I walked into the school on just another Tuesday that morning. A few of my friends and I had missed a Spanish quiz and had gone to Senor Hoof's room to make it up. We started 15 min before 8 and I was almost finished when Senor Hoof ran into the room and told us to go ahead and turn the quiz in, we would be able to finish it later. He went straight to the television and turned it on.
I really wasn't sure what I was looking at when the screen faded into a crisp picture of the NY skyline. Then one by one, my classmates and I noticed the smoke billowing from one of the World Trade Center towers. We were dumb struck almost. As more students filed in for class to begin, the news anchors were just as dumb founded as we were, trying to make since of the picture we were seeing. Then we saw a dark figure, that looked like a large plane, fly in the shot from the right of the screen and a huge explosion rocked the second WTC tower. There was screaming, shouting and chaos going on all around me and I was frozen in all my emotions. Fear, anger, and grief were running though my veins. about ten minutes later the word terrorism was being mentioned, and we couldn't believe it. My classmates and I had been alive for the Pan Am flight 103 bombing in 1988, WTC bombing of 1993, and the OKC Bombing 1995, but this was the first time we were really old enough to understand what was going on. None of us said a word after the initial shock of seeing the plane hit, we just watched.
After about 20 minutes, Senor Hoof said we needed to get to work. He told us that probably nothing else would happen. About 15 min before the class was scheduled to end, the principal walked in and handed a memo to Senor Hoof. As he read it silently to himself, you could see the disbelief in his face. Then he started to read:
"Students and Teachers, as you have probably heard by now, the United States has suffered a great tragedy this Tuesday morning. Three planes have hit the WTC towers 1 and 2 and the Pentagon. Just moments ago, both towers fell. There is no telling the loss of life that has occurred this morning. As much as this news will affect all of you in different ways, there is no cause for alarm here. We will keep you updated on events throughout the day. May God Bless America"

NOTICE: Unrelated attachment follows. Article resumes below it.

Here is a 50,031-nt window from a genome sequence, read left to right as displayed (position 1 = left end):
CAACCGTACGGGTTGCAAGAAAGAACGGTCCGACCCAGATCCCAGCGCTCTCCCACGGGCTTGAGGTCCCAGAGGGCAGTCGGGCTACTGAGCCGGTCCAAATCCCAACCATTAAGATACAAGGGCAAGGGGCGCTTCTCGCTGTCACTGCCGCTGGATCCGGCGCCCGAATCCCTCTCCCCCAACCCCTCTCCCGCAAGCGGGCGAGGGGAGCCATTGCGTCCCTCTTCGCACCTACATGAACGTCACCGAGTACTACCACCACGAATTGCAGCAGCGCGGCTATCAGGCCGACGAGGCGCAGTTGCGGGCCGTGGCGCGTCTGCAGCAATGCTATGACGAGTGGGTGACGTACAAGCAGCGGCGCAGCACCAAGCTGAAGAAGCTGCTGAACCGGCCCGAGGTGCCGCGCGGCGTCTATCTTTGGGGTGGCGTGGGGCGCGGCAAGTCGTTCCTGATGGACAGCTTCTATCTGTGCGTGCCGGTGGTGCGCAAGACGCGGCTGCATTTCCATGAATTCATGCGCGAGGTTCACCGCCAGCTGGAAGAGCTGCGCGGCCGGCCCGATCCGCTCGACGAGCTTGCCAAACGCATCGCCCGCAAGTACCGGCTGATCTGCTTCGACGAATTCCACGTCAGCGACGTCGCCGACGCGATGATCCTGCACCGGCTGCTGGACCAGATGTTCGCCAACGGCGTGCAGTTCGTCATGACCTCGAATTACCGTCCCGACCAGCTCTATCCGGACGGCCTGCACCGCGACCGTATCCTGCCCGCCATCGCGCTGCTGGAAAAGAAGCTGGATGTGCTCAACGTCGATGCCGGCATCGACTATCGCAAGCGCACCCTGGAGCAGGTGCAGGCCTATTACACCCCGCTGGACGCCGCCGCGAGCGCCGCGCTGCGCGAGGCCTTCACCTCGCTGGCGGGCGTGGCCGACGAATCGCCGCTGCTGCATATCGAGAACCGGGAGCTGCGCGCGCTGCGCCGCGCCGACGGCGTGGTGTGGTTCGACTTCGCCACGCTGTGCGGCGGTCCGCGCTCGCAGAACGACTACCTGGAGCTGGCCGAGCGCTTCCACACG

I was crying before he finished reading the letter. I thought there would be more attacks that day. We didn't know what to think. The rest of the day was eerie. The hallways were silent all day. We tried to hurry from class to class, so that we could still watch the news as it was unfolding. President Bush spoke from Barksdale that afternoon (which is less that an hour away). On the band field shortly after his speech, we could have sworn those fighter jets scrambling in the sky were leading Air Force One to its undisclosed location. I went to Softball practice that evening still in a daze. September 11, 2001 will be a day I will never forget.
Ten years later, and I can still see those images. I can still see the football player that sat in front of me trying to hide his tears as they replayed the second plane hit. Ten years ago the United States was united under a banner of hope and sorrow for those lost in this horrendous tragedy that happened on our watch. So many times, I wonder where that America went. Have we forgotten the unity that occurred, or have we, like those after the 1993 bombing, just gotten so far removed from the tragedy that we no longer sense the urgency that is still prevalent today?
As I remember my experiences, the emotions still hit hard. The fear, the anger and the sorrow are all still so raw for me. The tears running down my face right now (that make it rather difficult to pen my last few words) show those emotions rather well.
Have the last ten year changed you life? Because they sure did change mine!